I have been working with solidity and contracts for a while, but a question came to my mind.

Currently, when you want to interact with a contract using javascript (as example), you need to do the folowing:

var code = fs.readFileSync(solidityFile).toString();
// Compile the contract code
var compiledCode = solc.compile(code);
// Generate the ABI 
abi = JSON.parse(compiledCode.contracts[':SupplyChainContract'].interface);
contractInstance = new web3.eth.Contract(abi, contractAddress);

This generates a contract instance and you use this instance to call functions of contract and send transactions.

But, why do we need to do this?

Why cannot we just use the contract address and ask it to execute a function with given parameters? Is it to prevent spam? To force accountUnlock?

Edit: Is it to save state on the node before the state after transaction if validated (or not)? Forget that, does not seem to make sense.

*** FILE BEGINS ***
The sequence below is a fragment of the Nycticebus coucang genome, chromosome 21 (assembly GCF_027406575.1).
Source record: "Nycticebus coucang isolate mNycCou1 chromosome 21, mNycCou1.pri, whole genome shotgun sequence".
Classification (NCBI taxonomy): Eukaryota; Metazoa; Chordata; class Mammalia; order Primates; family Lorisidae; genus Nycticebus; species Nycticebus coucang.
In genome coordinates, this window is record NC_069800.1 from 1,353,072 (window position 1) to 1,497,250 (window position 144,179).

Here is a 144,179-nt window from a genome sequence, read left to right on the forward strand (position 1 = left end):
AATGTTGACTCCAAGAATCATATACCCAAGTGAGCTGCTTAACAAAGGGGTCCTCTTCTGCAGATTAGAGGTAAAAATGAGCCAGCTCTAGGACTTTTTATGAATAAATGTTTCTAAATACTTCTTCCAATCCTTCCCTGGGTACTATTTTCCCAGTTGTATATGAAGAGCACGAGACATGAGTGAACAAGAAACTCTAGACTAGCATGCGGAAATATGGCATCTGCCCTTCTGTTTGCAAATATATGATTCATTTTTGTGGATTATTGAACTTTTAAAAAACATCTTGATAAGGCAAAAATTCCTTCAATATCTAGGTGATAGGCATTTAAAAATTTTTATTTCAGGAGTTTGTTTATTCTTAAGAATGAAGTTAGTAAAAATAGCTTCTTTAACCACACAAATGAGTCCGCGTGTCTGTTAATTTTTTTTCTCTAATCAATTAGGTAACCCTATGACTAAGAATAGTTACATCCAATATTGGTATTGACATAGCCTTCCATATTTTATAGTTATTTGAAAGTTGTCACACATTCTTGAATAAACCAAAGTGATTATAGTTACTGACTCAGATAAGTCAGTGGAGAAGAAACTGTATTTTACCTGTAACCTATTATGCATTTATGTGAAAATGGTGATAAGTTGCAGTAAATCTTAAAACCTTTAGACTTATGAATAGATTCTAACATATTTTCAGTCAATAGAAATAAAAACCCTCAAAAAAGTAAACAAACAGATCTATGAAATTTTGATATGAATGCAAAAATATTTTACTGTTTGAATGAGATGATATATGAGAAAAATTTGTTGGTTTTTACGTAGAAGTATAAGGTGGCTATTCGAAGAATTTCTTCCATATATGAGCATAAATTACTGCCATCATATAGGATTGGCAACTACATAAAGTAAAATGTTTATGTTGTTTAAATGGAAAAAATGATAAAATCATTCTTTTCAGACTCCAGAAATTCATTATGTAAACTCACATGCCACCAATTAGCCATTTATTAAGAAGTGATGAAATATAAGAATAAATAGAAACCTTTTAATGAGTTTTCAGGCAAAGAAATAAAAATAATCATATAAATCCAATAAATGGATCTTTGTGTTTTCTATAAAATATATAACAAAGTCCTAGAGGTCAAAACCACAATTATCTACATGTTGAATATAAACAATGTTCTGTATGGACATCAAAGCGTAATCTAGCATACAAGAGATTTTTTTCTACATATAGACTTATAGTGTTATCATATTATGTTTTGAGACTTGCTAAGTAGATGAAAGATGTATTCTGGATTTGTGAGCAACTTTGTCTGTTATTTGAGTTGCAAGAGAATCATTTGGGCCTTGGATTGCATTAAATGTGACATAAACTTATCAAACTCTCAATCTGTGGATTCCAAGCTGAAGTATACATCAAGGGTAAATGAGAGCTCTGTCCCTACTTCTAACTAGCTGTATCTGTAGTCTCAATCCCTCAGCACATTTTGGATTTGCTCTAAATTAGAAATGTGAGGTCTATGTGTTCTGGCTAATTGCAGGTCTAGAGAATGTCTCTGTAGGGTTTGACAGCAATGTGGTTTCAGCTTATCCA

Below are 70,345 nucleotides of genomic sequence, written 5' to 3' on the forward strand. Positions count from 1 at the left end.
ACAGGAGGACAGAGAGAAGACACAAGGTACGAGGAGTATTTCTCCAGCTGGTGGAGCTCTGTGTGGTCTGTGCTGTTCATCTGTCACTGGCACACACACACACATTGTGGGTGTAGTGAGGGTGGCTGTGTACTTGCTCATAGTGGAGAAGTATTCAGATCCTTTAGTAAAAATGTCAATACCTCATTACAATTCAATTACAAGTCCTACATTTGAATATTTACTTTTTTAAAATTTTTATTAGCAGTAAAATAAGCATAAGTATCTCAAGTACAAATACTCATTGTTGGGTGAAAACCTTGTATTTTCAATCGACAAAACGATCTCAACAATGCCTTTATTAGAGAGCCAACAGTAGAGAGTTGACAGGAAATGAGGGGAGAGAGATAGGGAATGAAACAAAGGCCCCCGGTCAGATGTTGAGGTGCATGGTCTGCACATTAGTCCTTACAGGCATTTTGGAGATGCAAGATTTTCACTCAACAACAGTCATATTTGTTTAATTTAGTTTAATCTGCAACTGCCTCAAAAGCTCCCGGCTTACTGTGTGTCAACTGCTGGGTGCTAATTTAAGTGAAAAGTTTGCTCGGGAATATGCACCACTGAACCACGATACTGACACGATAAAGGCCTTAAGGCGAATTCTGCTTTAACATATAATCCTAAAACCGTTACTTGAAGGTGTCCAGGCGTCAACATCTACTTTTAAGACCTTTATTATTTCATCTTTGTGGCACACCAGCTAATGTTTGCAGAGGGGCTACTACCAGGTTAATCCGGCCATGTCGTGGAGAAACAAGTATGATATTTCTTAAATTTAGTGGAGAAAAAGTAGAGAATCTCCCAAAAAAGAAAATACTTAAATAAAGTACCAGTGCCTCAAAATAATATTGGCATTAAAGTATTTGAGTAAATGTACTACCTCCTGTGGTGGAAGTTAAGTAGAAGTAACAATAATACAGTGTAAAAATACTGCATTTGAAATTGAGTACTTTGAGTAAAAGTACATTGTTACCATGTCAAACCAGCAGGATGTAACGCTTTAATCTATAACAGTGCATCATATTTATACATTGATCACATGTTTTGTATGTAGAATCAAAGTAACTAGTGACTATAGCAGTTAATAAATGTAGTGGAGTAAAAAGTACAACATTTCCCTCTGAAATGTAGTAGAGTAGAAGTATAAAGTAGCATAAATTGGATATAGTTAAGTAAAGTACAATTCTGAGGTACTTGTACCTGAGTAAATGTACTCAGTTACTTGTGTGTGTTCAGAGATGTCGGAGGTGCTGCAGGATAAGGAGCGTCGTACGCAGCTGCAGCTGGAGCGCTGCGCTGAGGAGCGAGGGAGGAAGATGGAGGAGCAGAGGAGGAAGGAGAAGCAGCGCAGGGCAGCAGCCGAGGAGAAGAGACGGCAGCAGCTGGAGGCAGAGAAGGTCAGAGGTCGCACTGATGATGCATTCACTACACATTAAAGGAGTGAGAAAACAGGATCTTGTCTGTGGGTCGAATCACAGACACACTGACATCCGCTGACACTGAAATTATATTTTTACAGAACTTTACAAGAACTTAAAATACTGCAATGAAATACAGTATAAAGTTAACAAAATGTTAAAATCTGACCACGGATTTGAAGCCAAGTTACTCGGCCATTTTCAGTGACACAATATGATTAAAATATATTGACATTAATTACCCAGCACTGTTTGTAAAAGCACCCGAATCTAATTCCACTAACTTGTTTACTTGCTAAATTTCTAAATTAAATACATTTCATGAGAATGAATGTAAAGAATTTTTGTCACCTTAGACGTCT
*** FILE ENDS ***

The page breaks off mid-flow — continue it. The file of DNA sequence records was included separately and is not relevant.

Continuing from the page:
• If you only have an address you don't have the ABI. How do you know what functions exist? You know it because you wrote the contract, but to other people it's just a bunch of byte codes. Commented Nov 13, 2017 at 3:22

1 Answer 1


The web3js library provides this abstraction as a convenience to you, the programmer, so that you don't have to deal with the complexities of the lower-level JSON RPC API.

I believe, that you could use web3js's sendTransaction function - and then provide the "to" value as the address of the contract in the "transactionObject", but then instead of relying on web3js to work out the "data" byte array parameter of the "transactionObject" then you would have to determine this yourself.

In short, the web3js contract instance is doing a fair amount of heavy lifting for you - and abstracting away these necessary steps, so that in the future if they were to change that the work required from your end (and any other developing using this library) would be minimal; both of which are desirable features from a library.

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